Superhero Lollipop Valentines by Naturally Educated

I would probably cut out a variety of colors of cardstock to use as capes and masks and not worry about the particular superheroes, but this site has a good idea for the little superhero in your life.

Love Bug Valentines by Dandee

What kid doesn’t think bugs are cool? I LOVE that the valentine is in the shape of a jar and that kids are left with their own cool bug toy that will last long after Valentine’s Day.

Three Cute DIY Valentines by Rae Ann Kelly

This link actually provides PDFs for THREE adorable valentine ideas. I love the googly-eyed glasses, but the heart fingerprints and “smartie” cards are great ideas, too.

 I can already guess which one my son will pick. (Hint: He’s a superhero guy, although the star prints may be a close second.) These are all simple enough for little hands to help with and will allow kids to feel invested in the valentine-giving activity.

Hope these help to make your Valentine’s Day a happy one this year!

What will you hand out this year? Store-bought or homemade? Candy, quirky, or favorite character-based?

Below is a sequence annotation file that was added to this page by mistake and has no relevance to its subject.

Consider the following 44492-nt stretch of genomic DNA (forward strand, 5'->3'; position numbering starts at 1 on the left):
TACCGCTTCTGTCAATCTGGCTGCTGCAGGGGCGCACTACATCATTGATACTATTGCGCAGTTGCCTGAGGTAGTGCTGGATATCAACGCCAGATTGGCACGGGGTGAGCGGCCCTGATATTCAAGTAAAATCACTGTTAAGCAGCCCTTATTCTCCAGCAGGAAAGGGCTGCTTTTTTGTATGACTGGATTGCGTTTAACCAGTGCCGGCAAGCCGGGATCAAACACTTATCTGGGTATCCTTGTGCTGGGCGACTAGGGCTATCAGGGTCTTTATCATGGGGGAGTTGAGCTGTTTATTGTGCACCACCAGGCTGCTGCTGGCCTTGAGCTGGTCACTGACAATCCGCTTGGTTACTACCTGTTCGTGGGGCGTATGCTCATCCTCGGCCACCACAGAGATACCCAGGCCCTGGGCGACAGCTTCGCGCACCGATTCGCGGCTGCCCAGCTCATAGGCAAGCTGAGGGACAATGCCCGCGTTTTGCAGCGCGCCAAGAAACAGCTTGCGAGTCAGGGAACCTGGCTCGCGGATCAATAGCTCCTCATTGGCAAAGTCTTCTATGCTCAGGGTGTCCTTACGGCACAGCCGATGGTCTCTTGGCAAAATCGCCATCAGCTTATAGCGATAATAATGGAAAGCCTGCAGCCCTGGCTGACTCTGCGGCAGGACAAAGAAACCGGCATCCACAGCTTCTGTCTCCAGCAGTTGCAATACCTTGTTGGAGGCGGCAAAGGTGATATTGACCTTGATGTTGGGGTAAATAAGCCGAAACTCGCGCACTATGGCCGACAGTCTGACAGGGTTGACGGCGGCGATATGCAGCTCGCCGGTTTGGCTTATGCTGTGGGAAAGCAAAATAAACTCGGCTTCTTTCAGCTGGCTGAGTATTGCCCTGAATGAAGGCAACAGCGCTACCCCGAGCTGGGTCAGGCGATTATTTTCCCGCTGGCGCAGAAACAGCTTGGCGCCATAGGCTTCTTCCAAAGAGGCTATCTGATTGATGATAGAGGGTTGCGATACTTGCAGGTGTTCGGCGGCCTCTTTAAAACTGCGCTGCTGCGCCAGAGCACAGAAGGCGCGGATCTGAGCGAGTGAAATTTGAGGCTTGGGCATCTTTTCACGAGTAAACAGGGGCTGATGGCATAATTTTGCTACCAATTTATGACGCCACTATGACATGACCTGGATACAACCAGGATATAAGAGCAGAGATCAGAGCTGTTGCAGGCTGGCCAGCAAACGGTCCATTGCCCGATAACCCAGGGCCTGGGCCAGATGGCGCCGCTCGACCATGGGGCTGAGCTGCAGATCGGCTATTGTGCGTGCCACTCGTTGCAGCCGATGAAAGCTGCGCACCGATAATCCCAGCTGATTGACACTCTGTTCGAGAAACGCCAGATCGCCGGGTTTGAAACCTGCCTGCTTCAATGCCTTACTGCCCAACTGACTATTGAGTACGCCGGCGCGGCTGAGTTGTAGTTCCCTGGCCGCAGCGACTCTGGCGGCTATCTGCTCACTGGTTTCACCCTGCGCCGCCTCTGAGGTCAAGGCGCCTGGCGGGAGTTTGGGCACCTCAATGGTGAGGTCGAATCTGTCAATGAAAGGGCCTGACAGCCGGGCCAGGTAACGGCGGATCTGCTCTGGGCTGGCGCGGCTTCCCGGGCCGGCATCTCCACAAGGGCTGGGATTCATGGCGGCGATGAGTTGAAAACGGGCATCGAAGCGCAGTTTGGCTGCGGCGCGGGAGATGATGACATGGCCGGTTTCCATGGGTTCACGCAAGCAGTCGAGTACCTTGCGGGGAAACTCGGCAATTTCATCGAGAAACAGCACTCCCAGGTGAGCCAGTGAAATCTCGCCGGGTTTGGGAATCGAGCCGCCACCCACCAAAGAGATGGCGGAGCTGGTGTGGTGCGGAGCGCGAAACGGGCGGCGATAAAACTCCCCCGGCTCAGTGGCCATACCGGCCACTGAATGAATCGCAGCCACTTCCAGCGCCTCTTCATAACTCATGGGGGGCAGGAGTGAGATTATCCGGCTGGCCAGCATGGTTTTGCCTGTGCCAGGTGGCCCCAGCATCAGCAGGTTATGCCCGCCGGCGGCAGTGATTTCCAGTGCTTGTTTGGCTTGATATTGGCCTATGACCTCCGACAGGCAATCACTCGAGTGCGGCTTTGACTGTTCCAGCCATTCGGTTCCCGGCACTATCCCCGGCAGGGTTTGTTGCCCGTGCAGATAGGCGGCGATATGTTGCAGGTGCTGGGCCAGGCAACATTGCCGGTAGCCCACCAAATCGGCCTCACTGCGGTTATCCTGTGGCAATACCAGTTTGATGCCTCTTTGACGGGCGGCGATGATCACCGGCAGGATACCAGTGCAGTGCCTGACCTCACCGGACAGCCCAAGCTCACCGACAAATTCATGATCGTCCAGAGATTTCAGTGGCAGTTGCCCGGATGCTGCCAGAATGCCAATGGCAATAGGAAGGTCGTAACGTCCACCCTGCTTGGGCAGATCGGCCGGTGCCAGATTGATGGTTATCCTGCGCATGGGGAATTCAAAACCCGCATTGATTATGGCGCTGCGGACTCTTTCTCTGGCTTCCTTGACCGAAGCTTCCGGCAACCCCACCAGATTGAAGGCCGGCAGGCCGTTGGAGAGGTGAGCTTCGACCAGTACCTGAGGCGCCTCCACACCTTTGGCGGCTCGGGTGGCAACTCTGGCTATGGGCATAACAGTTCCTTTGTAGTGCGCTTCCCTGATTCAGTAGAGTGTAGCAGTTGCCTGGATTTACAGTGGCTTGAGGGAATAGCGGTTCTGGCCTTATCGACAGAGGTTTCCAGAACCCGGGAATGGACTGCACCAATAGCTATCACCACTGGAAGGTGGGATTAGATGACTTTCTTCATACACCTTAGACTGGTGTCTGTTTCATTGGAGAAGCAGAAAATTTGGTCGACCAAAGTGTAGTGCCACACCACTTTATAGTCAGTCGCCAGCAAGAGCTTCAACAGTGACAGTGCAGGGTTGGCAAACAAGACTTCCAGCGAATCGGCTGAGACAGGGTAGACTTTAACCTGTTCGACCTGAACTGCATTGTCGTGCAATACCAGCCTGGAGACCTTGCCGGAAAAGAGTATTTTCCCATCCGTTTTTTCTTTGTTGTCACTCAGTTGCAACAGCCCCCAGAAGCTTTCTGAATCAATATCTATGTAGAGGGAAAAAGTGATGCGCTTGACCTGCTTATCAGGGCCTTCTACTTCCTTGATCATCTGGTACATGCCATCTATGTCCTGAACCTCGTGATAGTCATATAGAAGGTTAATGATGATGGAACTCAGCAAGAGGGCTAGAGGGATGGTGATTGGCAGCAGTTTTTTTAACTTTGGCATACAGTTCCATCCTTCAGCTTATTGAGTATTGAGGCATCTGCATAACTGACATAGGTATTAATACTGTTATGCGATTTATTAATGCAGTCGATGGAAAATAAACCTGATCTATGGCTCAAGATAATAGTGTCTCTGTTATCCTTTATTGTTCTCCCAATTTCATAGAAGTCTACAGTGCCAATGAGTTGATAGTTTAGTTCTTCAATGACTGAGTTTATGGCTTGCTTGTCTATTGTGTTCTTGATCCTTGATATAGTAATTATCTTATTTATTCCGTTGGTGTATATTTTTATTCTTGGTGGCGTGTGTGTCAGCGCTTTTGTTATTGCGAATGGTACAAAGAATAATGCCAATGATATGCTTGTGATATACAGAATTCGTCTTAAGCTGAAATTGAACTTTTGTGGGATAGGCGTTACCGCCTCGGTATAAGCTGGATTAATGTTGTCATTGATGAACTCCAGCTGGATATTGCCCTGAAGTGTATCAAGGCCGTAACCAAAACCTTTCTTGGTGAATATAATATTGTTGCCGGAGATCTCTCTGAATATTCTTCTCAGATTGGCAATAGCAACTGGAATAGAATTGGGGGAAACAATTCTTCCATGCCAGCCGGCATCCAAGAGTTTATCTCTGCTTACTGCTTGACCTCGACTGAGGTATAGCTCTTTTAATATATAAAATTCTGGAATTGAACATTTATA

By far, one of our family’s favorite times is bath time. Our kids are just over 1 year and 4 years old, respectively, and are still at that “90% of the time we’re best friends” phase, so even if we wanted to keep them apart during bath time, it’d be impossible. Our daughter will literally try to climb into the tub with her clothes on; that girl is tenacious. So, splash time it is!

But, I recently realized that we’ve turned one of the funnest activities for our kids into a learning time, as well. Aside from just getting the kiddos clean, their toys and games have become learning tools. Here are our favorites…